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I'm mostly a c/C++/objective-C programmer, presently working in Java on an android application. My question is simple: I want a utility function, preferably not associated with any class that I can invoke from anywhere in my project (#include of some sort necessary?).

I know I can make a public static function of a class and invoke it as Class.someFunction();. I would like to just have someFunction(); I'm not sure if this is possible in java, or what the syntax for it is.

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What kind of utility class is this? Importing it when necessary surely can't be that bad; do you need it in absolutely every class? –  Rob Hruska Jun 27 '11 at 18:27
    
It's not even a huge utility that I need, its a single function, that's why I didn't want to have to put it in a class –  Dan F Jun 27 '11 at 18:58
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4 Answers

up vote 14 down vote accepted

You can achieve the same "effect" by using a static import, by adding the following import in each file that you want to use it in:

import static x.y.Class.someFunction;  // or x.y.Class.*;

...

// some code somewhere in the same file
someFunction();

However, all methods in Java must be part of a class. Static imports just let you pretend (briefly) otherwise.

P.S. This also works for static fields.

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+1. However, it should be emphasized that each class file will need to have the import added at the top of the file. –  StriplingWarrior Jun 27 '11 at 18:23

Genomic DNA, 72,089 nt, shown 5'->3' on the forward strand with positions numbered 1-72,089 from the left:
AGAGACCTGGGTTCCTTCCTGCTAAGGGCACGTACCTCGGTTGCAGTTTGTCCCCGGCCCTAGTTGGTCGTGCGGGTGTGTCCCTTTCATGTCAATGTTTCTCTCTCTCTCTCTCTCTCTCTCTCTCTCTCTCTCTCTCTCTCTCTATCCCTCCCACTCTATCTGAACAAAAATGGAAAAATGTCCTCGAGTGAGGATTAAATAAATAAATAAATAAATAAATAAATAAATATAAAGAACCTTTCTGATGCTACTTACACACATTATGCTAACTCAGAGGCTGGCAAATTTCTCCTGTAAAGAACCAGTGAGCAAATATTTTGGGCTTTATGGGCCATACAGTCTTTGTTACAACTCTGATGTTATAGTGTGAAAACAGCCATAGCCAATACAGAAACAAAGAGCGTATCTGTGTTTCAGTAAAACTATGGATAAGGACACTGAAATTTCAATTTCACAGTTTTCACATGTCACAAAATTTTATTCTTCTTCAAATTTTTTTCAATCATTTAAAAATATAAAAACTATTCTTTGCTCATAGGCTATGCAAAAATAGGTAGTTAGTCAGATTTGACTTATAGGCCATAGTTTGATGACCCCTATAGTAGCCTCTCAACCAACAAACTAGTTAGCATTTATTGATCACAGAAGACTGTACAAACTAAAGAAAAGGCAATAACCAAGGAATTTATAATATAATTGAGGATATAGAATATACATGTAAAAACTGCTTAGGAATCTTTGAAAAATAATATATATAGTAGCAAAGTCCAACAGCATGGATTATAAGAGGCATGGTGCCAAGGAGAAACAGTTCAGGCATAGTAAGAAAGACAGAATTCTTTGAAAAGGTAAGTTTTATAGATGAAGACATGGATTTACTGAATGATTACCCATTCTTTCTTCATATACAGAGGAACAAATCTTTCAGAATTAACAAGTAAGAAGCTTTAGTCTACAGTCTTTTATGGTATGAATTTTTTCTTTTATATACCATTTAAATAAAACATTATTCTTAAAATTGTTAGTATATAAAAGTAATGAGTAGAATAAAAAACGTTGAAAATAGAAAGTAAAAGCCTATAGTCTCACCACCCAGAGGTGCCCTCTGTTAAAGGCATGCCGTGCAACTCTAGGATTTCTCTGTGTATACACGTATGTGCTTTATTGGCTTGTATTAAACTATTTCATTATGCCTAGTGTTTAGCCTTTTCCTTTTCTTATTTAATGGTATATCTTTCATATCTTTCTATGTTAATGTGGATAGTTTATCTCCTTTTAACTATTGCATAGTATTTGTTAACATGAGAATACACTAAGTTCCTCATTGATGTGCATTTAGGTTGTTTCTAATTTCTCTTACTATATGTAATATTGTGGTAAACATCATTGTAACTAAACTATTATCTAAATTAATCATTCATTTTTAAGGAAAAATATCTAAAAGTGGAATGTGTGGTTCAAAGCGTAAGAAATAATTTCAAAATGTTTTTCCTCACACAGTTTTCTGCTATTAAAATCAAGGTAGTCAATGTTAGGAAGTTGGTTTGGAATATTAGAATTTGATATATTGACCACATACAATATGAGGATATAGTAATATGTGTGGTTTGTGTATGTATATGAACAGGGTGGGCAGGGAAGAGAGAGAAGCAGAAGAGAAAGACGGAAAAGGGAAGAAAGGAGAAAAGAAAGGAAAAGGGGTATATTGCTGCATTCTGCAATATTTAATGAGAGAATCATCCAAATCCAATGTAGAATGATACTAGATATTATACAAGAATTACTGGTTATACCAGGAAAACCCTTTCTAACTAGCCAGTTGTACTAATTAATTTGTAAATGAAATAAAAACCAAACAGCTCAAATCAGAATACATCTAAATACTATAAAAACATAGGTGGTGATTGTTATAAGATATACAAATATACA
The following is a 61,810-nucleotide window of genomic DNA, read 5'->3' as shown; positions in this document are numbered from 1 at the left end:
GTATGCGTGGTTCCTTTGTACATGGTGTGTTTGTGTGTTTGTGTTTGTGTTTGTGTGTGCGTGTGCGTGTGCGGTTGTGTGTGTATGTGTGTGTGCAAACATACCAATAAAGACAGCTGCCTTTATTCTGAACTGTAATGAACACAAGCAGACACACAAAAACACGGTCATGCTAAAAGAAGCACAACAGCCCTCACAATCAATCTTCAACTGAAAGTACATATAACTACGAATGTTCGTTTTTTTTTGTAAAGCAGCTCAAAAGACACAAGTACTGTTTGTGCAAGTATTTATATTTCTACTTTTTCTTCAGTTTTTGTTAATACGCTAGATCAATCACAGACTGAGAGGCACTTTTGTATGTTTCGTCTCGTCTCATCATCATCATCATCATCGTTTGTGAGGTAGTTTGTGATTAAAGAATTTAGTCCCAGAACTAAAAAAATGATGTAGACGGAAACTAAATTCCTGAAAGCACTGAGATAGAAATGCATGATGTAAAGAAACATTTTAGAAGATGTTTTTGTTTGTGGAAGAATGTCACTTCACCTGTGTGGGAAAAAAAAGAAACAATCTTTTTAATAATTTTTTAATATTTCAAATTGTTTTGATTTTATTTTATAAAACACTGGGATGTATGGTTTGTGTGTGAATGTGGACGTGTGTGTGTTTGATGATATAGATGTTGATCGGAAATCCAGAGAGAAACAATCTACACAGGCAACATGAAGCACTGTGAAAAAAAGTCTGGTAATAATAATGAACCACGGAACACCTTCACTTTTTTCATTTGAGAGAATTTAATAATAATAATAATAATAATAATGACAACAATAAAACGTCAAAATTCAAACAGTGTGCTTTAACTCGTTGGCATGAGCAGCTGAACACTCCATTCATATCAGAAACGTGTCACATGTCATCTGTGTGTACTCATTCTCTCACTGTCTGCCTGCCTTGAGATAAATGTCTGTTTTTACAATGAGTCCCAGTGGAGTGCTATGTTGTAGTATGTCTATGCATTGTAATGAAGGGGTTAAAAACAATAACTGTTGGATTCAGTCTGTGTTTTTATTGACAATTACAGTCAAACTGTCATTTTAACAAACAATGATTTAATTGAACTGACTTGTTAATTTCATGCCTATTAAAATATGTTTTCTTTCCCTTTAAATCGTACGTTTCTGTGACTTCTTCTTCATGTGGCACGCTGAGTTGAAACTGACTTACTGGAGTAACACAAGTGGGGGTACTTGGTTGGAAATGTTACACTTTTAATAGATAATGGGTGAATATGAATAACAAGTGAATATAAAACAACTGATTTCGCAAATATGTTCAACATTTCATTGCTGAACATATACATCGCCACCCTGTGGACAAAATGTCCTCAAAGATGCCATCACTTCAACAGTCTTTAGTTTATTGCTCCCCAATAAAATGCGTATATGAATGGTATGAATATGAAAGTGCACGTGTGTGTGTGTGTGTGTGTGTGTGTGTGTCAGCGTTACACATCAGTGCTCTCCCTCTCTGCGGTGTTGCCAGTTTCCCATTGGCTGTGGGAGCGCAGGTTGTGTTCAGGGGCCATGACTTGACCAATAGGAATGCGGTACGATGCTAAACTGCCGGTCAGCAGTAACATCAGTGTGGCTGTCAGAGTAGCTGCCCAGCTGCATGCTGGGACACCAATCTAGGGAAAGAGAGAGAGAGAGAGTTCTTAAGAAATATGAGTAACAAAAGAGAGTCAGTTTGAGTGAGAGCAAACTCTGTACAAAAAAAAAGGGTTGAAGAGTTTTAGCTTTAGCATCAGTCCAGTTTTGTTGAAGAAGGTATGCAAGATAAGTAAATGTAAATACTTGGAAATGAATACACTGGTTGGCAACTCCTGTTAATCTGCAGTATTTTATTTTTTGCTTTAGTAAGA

Hrm, another reason for me to not like java, but this does achieve the goal i was looking for in my code. –  Dan F Jun 27 '11 at 18:23
    
@StriplingWarrior: Noted and updated –  skaffman Jun 27 '11 at 18:23
    
The addition of the import is inevitable, even if I had some kind of puplic utility header file in any of the c-based languages, I'd still need the #include at the top, thats not that big of a deal to me –  Dan F Jun 27 '11 at 18:24
    
Using IntelliJ IDEA, you can just type the method call you want to use and alt-enter will suggest a static import of that method. Easy as can be! –  ColinD Jun 27 '11 at 18:41
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You could use a static import:

import static com.example.MyUtilityClass.*; // makes all class methods available
// or
import static com.example.MyUtilityClass.myMethod; // makes specified method available

You don't see this used very often because, if overused, it causes harder-to-debug code (see the last paragraph at the link above).

Here's a related question about when it's advisable to use this.

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Yeap import static..

For instance:

import static java.lang.Math.max; // Allowing to use max method anywhere in the source
class SomeClass { 
    int m = max( 1, 2 );// m now is 2 due t Math.max( int, int ) 
}
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Also, following the programming best practices, You should define all such common, frequently used functionality in some utility class where you can define your functions or fields(probably constants- i.e. static and final attributes) that is going to be used/called at different places within the API.

Although, you still need to import the Utility class. Else define such functionality in the top most parent class in your API hierarchy structure, that way you even don't have to import the class.

Hope this helps. thanks....!!!

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I was thinking about making a base class that has all those functions, it might obfuscate where the functionality exists if its a complex hierarchy, though –  Dan F Jun 28 '11 at 13:10
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